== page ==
There were obviously many contributors with the players on the ice being first and foremost, but the Carolina Hurricanes success in 2018-19 very much had Don Waddell’s fingerprints all over it.


A successful round one in 2018-19

Waddell kicked off a busy off-season with what was a ho-hum depth at the time obtaining Jordan Martinook for Marcus Kruger who did not have a future with the Hurricanes after being demoted to the AHL the previous season. Then he pulled off a blockbuster adding Dougie Hamilton and Micheal Ferland for Noah Hanifin and Elias Lindholm. Next Waddell signed free agent Calvin de Haan completing a significant makeover of the blue line. Then in a move arguably aimed at culture, Waddell jettisoned Jeff Skinner for a modest return. Combined with three rookies (Andrei Svechnikov, Warren Foegele, Lucas Wallmark) stepping into the NHL lineup, the roster was dramatically different. Then during the season, the waiver wire acquisition of Curtis McElhinney and the trade for Nino Niederreiter were also instrumental in the team’s success.


An early look at Waddell’s 2019-20 work

After a successful 2018-19 campaign, one might have figured that the summer would be a quieter one for the Hurricanes, but that was not so much true.


Scott Darling for James Reimer

In a move somewhat reminiscent of the Martinook/Kruger trade the summer before, Waddell managed to get something for for a player who was otherwise destined to be bought out when he traded Scott Darling for James Reimer. The deal would be a sizable win if Reimer was even just barely serviceable as a backup in 2019-20 and could then be traded to cut salary next summer. Thus far, Reimer has been significantly better than serviceable taking on more than an equal share of the tougher starts including a road-heavy slate and posting a solid 7-5 mark.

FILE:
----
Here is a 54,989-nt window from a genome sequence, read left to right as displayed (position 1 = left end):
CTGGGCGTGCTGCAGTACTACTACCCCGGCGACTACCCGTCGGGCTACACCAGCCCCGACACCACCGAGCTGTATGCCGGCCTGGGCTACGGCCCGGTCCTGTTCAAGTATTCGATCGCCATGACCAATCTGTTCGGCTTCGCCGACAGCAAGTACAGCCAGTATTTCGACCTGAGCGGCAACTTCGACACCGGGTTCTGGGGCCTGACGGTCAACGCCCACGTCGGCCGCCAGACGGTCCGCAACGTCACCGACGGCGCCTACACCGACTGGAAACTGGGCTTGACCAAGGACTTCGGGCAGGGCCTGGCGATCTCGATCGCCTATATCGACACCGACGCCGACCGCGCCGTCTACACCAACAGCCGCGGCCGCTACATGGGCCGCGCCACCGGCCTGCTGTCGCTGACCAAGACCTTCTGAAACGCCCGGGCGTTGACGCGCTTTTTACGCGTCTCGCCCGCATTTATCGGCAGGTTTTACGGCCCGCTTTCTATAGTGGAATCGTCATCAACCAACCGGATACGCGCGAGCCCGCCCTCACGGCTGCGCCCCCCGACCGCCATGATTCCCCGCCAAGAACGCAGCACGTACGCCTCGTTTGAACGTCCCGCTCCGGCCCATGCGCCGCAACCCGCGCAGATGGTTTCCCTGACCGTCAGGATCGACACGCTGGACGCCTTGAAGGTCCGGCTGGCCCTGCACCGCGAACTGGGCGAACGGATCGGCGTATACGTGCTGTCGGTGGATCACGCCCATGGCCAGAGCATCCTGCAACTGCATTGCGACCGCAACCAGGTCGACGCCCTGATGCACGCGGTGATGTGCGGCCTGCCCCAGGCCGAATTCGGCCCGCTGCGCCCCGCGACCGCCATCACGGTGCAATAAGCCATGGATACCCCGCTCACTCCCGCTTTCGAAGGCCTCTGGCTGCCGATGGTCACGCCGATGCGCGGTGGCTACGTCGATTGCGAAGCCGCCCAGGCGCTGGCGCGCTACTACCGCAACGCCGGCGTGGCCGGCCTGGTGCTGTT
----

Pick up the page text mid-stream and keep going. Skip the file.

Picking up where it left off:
Justin Faulk for James Edmundson and prospect Dominik Bokk

This trade increasingly looks sneaky smart. The Hurricanes were not going to re-up for a ton of dollars and a ton of years with Faulk who will be 28 years old when his seven-year contract starts. As such, Waddell moved to collect what he could. When the deal happened, it was largely labeled as Faulk for prospect Dominik Bokk, but also coming to Raleigh was veteran defenseman Joel Edmundson. Through 33 games, Edmundson has been more than capable playing in Faulk’s slot next to Pesce. At least through 33 games of the 2019-20 season, I think one could make a decent argument that the trade is a wash from the Canes perspective. Edmundson is scheduled to become an unrestricted free agent next summer, so the risk is that he becomes a short-timer, but in getting a replacement for 2019-20 for Faulk and a prospect to boot or a player who seemed destined to leave for nothing next summer if not traded, Waddell did pretty well.


Nicolas Roy for Erik Haula